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PPTA welcomes new education minister

19 October 2005

PPTA welcomes new education minister

PPTA is welcoming the appointment of Steve Maharey as education minister and is looking forward to working constructively with Mr Maharey to address key issues in secondary education.

PPTA president Debbie Te Whaiti said Mr Maharey had extensive experience in education, particularly in the tertiary area and in the interface between schools and tertiary education. She noted the status of Mr Maharey in Cabinet reflected the importance attached to the education portfolio by the new Government.

She said Mr Maharey would have to continue the work of his predecessor Trevor Mallard in tackling a number of barriers to raising the quality of the public education system, not the least of which was secondary teacher workload.

A major Australian research report released earlier this year on secondary teacher workload in New Zealand concluded that workload must be urgently addressed “if the negative effects on the educational achievement of secondary students in New Zealand schools are to be avoided”, Mrs Te Whaiti said.

Other issues requiring attention included the need:

for an above-inflation increase in the operations grant to cover the increased range of costs faced by schools and parents;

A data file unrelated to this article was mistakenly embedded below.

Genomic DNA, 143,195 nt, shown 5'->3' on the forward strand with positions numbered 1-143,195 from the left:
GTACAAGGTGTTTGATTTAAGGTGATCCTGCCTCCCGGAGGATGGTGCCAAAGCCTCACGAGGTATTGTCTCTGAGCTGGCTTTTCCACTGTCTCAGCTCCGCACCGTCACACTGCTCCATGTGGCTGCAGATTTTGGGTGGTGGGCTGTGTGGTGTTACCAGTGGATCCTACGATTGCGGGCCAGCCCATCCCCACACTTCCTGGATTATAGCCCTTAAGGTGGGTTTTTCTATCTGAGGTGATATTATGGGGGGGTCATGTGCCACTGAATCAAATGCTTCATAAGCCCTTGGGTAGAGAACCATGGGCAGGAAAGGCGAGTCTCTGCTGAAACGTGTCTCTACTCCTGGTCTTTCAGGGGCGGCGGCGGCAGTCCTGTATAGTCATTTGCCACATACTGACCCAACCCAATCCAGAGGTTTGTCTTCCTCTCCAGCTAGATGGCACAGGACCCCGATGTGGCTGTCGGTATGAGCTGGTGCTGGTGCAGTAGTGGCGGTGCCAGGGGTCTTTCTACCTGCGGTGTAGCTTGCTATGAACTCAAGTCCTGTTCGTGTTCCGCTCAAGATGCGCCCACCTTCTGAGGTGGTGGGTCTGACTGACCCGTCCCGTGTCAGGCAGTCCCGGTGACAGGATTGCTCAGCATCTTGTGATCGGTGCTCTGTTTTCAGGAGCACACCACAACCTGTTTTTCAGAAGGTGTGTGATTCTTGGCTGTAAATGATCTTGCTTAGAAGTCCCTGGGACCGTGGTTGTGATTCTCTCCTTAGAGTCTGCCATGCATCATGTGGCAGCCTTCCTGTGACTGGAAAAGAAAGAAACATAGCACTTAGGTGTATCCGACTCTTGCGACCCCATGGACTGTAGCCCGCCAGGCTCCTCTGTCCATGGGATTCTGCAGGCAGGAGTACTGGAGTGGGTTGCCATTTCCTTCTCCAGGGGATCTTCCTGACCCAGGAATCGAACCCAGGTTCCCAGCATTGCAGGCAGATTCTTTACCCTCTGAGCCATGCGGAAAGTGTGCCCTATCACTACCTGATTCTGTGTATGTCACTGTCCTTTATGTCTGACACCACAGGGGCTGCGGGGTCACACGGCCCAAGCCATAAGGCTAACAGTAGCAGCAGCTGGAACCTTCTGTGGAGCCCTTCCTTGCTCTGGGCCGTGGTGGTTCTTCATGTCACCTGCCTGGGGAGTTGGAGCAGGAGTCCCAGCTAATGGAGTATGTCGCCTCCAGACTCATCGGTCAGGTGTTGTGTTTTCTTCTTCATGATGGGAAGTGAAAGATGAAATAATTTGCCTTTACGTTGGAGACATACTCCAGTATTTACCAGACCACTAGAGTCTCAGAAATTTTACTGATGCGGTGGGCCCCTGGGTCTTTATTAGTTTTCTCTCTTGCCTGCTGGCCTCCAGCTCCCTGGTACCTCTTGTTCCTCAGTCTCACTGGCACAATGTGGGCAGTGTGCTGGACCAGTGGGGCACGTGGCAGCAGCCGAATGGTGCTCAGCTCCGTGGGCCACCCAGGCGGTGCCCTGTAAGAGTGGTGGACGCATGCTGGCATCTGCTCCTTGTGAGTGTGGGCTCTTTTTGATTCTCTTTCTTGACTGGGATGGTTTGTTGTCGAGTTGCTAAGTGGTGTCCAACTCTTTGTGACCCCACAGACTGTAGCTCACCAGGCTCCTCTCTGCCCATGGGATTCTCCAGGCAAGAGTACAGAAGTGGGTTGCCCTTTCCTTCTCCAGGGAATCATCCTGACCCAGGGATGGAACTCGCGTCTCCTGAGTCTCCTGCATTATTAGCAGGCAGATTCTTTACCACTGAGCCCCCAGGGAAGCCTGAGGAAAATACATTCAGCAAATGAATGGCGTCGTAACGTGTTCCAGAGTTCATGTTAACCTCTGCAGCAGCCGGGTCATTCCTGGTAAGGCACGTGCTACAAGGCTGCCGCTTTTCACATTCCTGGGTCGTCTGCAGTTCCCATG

for additional staff for the effective delivery of NCEA, for smaller classes and to provide an expanded subject choice for students;

to address shortages in key subjects areas such as maths, science, technology, te reo Maori and international languages because not enough teachers are being trained in these areas. to build career pathways for teachers, in areas such as assessment, pastoral care, ICT and mentoring, underpinned by relevant and timely professional development and learning;

for continued planned investment in a national ICT infrastructure to enable all schools to make effective use of ICT; to upgrade the physical environment of secondary schools to provide teachers and students with a higher quality learning environment. to raise the status of teaching as a profession.

“We are looking forward to working constructively with Mr Maharey to resolve the workload, recruitment and retention issues affecting secondary teachers today and enhance the overall quality of our public education system,” Mrs Te Whaiti said.

“We believe the constructive, willing and supportive involvement of teachers is crucial to that process.”

ENDS

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